FORT MYERS, Fla. How can you, or the person you sleep next to, stop snoring?
“Nasal strips don’t always work,” said Diane Umanski, health editor for Consumer Reports. “Instead, try lifestyle strategies to help keep your airway open and help you stop snoring.”
Elevating your head and sleeping on your side helps, along with avoiding alcohol at least four hours before bed, quitting smoking and losing weight.
“If these steps don’t work, it’s probably time to call a doctor who can test you for obstructive sleep apnea or OSA,” Umanski said.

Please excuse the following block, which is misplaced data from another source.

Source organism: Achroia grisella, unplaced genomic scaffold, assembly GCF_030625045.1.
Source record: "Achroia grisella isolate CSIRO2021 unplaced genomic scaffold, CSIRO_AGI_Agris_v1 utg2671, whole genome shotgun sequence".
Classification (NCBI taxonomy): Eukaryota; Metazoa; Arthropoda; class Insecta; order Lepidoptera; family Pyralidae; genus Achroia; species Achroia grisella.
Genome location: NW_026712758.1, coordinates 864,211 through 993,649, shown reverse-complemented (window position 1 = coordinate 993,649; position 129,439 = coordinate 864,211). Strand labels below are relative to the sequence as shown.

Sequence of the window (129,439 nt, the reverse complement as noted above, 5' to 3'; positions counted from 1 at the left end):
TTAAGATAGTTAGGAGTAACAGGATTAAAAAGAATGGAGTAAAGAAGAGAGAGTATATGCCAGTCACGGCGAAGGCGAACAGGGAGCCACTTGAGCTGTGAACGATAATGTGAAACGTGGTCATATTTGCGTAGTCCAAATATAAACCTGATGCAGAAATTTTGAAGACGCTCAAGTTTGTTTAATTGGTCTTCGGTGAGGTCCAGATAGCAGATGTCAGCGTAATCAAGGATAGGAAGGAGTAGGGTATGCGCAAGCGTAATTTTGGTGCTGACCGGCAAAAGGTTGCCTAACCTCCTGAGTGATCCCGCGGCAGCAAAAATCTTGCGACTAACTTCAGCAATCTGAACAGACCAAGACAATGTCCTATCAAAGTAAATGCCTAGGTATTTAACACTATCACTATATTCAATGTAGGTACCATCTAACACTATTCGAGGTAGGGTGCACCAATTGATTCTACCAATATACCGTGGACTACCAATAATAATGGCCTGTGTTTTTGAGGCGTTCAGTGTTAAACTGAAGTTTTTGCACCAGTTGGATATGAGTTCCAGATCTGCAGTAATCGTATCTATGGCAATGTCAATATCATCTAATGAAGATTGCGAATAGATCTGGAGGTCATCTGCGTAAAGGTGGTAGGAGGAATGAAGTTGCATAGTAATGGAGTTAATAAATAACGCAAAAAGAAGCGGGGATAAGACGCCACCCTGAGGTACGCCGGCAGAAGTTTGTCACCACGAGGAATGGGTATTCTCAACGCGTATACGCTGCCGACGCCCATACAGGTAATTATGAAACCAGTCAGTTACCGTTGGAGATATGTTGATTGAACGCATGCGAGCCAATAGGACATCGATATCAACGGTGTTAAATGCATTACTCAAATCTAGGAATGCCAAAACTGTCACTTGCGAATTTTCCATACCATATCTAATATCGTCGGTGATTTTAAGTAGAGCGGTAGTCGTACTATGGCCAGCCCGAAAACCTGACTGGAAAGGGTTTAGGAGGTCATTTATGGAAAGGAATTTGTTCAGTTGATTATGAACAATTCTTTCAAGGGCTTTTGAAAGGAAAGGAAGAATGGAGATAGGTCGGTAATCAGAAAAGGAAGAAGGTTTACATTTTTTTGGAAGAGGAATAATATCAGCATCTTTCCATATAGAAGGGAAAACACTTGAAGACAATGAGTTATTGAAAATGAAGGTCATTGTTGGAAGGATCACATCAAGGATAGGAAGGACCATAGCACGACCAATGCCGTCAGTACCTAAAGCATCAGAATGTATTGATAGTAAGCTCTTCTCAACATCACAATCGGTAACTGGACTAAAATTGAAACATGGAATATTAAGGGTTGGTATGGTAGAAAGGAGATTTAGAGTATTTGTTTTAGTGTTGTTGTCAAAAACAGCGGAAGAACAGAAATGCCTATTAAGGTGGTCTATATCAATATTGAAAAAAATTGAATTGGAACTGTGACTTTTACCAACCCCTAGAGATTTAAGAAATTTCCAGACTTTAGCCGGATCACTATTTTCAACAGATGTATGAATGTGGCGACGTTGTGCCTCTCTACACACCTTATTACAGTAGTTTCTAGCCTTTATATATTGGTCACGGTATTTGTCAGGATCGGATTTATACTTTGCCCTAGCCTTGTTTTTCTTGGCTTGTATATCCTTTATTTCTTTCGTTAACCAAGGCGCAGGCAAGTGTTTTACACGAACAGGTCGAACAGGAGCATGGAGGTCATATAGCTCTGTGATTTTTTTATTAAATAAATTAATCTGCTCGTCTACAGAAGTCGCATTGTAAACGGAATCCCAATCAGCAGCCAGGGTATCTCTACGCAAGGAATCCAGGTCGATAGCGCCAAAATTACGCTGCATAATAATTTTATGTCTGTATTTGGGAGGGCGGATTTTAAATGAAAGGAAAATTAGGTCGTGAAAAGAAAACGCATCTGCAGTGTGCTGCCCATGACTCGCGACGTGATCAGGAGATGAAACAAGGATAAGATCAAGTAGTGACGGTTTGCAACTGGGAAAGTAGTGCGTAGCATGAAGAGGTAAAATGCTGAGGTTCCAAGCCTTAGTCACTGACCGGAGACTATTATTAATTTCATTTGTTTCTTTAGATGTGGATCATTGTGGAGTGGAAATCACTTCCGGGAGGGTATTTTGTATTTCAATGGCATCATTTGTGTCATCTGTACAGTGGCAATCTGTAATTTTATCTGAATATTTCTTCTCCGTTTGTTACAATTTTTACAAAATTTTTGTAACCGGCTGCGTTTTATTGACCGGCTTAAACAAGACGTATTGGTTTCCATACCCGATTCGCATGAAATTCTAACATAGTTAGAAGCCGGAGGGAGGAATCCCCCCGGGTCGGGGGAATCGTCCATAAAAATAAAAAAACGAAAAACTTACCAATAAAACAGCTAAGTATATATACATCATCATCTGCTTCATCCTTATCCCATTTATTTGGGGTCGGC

OSA, marked by breathing stops and starts during sleep, occurs when something partly or completely blocks the airway. It affects 34 percent of men and 19 percent of women who snore regularly – and can heighten the risk of cardiovascular disease, stroke, cardiac arrhythmia, and hypertension.
An oral appliance can help keep the airway open. A doctor may also prescribe continuous positive airway pressure – or C-PAP treatment – which uses a machine to increase air into the throat.